5.2.2 Follow-up care

There is no evidence that follow-up investigations of asymptomatic patients with non-specific CUP affects outcome. Patients in the specific-CUP subgroup should be followed up as per disease-specific guidelines. Specific examinations should be undertaken as clinically indicated (Fizazi et al. 2015).

Care in the post-treatment phase is driven by predicted risks (such as the risk of recurrence, developing late effects and psychological issues), as well as individual clinical and supportive care needs.

The responsibility for follow-up care should be agreed between the lead clinician, the person’s GP, relevant members of the MDT and the patient, with an agreed plan that outlines:

  • what medical follow-up is required (surveillance for recurrence, screening and assessment for medical and psychosocial effects)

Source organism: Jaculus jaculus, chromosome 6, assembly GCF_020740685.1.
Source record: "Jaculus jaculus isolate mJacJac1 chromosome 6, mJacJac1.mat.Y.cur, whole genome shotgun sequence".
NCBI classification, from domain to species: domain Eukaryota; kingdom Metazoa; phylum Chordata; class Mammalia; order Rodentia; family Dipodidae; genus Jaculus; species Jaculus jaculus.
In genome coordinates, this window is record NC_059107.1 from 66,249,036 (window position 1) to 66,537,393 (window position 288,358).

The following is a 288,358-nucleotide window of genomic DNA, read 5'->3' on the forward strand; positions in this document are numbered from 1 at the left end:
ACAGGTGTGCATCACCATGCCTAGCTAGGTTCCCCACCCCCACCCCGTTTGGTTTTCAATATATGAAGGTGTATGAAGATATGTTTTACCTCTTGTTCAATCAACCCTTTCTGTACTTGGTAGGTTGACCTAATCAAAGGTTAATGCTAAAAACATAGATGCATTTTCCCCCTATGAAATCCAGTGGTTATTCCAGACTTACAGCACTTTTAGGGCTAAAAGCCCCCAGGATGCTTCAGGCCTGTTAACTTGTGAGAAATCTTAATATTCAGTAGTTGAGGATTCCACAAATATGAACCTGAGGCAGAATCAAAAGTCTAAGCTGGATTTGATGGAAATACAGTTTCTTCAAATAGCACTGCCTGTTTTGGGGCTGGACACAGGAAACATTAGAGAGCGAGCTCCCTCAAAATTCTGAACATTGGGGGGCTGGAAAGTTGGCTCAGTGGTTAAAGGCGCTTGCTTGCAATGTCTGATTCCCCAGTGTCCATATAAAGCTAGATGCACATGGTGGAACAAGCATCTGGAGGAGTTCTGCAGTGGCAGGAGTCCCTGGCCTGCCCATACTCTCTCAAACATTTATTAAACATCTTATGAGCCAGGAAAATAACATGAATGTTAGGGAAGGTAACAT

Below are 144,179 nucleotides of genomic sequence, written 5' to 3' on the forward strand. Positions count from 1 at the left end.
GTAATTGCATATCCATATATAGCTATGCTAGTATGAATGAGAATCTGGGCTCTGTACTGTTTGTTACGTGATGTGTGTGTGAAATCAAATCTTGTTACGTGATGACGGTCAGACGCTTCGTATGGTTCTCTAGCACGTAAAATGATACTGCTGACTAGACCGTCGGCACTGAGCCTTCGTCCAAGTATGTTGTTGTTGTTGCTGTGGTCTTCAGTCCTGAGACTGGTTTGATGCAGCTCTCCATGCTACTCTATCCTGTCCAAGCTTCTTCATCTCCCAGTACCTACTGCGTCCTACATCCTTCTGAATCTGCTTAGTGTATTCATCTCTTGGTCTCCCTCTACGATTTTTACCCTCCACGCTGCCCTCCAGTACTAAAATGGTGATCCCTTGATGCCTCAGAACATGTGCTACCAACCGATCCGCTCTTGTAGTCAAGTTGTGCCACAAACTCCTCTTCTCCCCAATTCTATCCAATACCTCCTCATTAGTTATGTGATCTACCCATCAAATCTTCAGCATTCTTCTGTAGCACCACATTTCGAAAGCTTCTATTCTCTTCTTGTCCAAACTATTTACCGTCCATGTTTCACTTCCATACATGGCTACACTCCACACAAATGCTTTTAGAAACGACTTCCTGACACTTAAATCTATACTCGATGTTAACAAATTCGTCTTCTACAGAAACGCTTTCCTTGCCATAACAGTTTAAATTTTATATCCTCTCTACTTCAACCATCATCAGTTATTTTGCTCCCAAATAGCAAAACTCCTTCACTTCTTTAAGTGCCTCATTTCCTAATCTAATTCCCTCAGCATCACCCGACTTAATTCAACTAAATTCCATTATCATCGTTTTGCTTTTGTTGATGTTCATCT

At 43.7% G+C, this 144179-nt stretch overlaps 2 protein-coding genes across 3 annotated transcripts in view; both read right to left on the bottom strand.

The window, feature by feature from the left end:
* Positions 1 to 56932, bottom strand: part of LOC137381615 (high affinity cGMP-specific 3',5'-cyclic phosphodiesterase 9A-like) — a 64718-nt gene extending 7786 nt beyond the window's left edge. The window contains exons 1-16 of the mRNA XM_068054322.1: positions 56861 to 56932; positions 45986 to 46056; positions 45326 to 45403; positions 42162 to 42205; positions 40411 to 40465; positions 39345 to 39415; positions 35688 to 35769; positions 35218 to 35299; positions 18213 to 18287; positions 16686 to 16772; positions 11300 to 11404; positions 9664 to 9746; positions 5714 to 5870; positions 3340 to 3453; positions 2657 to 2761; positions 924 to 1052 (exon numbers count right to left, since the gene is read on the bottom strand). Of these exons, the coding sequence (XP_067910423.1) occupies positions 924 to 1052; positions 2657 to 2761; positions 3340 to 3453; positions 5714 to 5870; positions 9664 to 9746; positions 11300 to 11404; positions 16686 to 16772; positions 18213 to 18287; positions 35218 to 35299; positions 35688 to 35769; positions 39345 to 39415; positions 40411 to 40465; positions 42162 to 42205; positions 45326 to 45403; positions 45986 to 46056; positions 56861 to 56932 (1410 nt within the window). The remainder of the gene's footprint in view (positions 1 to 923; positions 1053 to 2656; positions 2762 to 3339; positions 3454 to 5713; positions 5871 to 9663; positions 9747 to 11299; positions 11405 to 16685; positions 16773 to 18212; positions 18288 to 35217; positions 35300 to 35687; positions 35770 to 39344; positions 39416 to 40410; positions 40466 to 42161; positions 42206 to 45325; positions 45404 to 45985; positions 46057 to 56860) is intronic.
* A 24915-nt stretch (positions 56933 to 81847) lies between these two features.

• care plans from other health professionals to manage the consequences of cancer and treatment
  • a process for rapid re-entry to specialist medical services for suspected recurrence
  • the role of follow-up for patients, which is to evaluate tumour control, monitor and manage symptoms from the tumour and treatment and provide psychological support
  • that they will be retained within the MDT management framework
  • the arrangements for follow-up with the neurosurgeon for a postoperative evaluation, which should occur four to eight weeks after surgery.

In particular circumstances, follow-up care can safely and effectively be provided:

  • in the primary care setting
  • by other suitably trained staff (for example, nurse-led follow-up)
  • in a non-face-to-face setting (for example, by telehealth).